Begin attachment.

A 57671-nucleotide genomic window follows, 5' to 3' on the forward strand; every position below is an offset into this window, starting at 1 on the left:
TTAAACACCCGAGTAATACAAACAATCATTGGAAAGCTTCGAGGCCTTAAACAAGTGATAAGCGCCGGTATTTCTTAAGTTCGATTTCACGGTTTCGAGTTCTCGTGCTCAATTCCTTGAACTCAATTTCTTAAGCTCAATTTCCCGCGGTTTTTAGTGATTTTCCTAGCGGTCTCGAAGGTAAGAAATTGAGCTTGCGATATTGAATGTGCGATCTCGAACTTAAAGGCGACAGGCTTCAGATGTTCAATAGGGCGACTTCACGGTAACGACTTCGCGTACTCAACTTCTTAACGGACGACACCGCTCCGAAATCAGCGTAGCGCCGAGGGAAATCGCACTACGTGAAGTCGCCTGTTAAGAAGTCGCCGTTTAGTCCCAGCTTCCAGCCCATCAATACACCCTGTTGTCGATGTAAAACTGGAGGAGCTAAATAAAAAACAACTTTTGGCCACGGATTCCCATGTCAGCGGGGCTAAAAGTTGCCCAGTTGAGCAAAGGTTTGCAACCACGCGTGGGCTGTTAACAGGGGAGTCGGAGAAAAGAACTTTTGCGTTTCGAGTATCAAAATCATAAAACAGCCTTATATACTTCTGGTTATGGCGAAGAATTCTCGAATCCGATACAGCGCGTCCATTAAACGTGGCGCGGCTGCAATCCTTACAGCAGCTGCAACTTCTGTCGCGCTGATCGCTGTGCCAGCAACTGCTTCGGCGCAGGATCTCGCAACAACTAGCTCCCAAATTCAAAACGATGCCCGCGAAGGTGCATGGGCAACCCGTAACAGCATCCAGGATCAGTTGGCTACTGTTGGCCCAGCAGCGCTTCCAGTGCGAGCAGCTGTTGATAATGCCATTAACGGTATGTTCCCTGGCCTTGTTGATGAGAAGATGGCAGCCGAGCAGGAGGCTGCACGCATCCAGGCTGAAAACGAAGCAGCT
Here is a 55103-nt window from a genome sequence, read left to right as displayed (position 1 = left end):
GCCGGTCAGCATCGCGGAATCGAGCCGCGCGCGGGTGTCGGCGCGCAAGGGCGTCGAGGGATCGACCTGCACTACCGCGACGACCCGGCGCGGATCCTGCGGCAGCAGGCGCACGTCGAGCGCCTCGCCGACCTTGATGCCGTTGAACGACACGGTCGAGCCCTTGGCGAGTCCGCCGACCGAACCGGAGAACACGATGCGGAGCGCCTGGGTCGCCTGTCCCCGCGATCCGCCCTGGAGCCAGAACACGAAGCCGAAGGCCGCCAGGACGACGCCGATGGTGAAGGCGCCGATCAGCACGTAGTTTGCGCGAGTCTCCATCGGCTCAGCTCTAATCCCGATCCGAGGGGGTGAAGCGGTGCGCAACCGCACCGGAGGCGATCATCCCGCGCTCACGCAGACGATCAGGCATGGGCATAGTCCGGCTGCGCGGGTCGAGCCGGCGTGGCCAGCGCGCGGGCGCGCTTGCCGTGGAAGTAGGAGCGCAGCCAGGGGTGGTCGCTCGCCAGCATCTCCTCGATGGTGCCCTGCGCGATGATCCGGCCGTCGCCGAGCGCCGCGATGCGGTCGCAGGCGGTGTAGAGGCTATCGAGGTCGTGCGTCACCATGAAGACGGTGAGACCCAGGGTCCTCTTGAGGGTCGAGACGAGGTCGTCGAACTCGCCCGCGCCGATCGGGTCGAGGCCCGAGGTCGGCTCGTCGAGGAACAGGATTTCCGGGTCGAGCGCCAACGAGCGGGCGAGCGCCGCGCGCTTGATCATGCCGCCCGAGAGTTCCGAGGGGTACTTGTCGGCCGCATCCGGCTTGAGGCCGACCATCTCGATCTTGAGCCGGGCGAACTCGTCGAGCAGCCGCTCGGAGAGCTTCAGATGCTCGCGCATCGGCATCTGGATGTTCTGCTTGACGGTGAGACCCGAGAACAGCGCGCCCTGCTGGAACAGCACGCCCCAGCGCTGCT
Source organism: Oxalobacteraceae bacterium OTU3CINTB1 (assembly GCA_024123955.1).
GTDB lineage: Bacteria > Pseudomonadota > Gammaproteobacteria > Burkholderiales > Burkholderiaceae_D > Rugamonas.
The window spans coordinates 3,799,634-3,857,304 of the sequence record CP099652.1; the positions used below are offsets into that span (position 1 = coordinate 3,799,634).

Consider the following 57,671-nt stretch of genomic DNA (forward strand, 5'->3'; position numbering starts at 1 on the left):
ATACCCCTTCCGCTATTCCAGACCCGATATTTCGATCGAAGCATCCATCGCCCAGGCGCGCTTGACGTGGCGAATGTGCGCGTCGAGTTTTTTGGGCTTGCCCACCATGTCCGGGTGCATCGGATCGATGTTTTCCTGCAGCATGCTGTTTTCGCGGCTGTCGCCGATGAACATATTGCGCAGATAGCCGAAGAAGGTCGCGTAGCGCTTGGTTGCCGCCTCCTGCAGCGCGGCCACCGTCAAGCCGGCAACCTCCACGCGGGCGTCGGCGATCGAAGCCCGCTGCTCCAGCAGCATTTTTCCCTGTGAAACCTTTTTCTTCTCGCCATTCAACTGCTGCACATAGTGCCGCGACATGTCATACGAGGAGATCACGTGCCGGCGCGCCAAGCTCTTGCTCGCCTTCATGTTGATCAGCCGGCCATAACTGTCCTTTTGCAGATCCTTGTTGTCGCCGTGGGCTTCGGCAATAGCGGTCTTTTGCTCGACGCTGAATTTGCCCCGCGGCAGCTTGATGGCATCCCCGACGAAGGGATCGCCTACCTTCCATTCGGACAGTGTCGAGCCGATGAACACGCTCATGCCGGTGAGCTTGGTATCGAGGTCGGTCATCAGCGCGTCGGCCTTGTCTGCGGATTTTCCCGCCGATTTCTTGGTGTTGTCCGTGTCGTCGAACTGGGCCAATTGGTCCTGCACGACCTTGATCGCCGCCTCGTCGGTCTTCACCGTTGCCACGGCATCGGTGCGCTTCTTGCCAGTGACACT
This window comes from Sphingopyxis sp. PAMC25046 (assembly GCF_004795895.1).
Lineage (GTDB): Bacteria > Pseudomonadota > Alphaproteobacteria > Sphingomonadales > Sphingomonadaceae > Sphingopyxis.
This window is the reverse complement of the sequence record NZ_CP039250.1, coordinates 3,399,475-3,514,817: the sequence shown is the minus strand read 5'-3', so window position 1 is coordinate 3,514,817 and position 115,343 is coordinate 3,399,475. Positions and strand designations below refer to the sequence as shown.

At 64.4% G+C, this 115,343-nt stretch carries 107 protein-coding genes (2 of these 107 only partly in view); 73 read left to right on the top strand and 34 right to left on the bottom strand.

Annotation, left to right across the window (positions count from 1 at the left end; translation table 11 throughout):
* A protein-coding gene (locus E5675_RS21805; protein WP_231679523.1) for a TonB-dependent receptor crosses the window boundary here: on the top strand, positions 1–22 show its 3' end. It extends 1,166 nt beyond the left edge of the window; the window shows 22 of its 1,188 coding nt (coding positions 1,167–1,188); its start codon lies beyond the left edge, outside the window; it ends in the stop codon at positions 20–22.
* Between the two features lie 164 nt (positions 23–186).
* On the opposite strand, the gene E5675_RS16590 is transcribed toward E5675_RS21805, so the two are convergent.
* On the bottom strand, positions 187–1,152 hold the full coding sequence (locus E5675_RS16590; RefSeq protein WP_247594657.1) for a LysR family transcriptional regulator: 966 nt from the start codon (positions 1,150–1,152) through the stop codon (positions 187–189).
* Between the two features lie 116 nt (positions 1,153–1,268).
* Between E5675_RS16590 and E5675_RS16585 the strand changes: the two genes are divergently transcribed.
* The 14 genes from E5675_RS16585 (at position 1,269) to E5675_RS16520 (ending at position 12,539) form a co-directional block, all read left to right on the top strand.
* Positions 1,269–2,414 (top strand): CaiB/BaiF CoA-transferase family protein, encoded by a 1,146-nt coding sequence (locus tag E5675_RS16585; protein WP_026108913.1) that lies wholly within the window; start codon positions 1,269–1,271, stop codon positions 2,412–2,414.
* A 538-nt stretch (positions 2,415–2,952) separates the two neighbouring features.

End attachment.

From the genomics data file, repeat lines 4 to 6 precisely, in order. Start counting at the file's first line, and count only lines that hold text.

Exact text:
GCCGGTCAGCATCGCGGAATCGAGCCGCGCGCGGGTGTCGGCGCGCAAGGGCGTCGAGGGATCGACCTGCACTACCGCGACGACCCGGCGCGGATCCTGCGGCAGCAGGCGCACGTCGAGCGCCTCGCCGACCTTGATGCCGTTGAACGACACGGTCGAGCCCTTGGCGAGTCCGCCGACCGAACCGGAGAACACGATGCGGAGCGCCTGGGTCGCCTGTCCCCGCGATCCGCCCTGGAGCCAGAACACGAAGCCGAAGGCCGCCAGGACGACGCCGATGGTGAAGGCGCCGATCAGCACGTAGTTTGCGCGAGTCTCCATCGGCTCAGCTCTAATCCCGATCCGAGGGGGTGAAGCGGTGCGCAACCGCACCGGAGGCGATCATCCCGCGCTCACGCAGACGATCAGGCATGGGCATAGTCCGGCTGCGCGGGTCGAGCCGGCGTGGCCAGCGCGCGGGCGCGCTTGCCGTGGAAGTAGGAGCGCAGCCAGGGGTGGTCGCTCGCCAGCATCTCCTCGATGGTGCCCTGCGCGATGATCCGGCCGTCGCCGAGCGCCGCGATGCGGTCGCAGGCGGTGTAGAGGCTATCGAGGTCGTGCGTCACCATGAAGACGGTGAGACCCAGGGTCCTCTTGAGGGTCGAGACGAGGTCGTCGAACTCGCCCGCGCCGATCGGGTCGAGGCCCGAGGTCGGCTCGTCGAGGAACAGGATTTCCGGGTCGAGCGCCAACGAGCGGGCGAGCGCCGCGCGCTTGATCATGCCGCCCGAGAGTTCCGAGGGGTACTTGTCGGCCGCATCCGGCTTGAGGCCGACCATCTCGATCTTGAGCCGGGCGAACTCGTCGAGCAGCCGCTCGGAGAGCTTCAGATGCTCGCGCATCGGCATCTGGATGTTCTGCTTGACGGTGAGACCCGAGAACAGCGCGCCCTGCTGGAACAGCACGCCCCAGCGCTGCT
Source organism: Oxalobacteraceae bacterium OTU3CINTB1 (assembly GCA_024123955.1).
GTDB lineage: Bacteria > Pseudomonadota > Gammaproteobacteria > Burkholderiales > Burkholderiaceae_D > Rugamonas.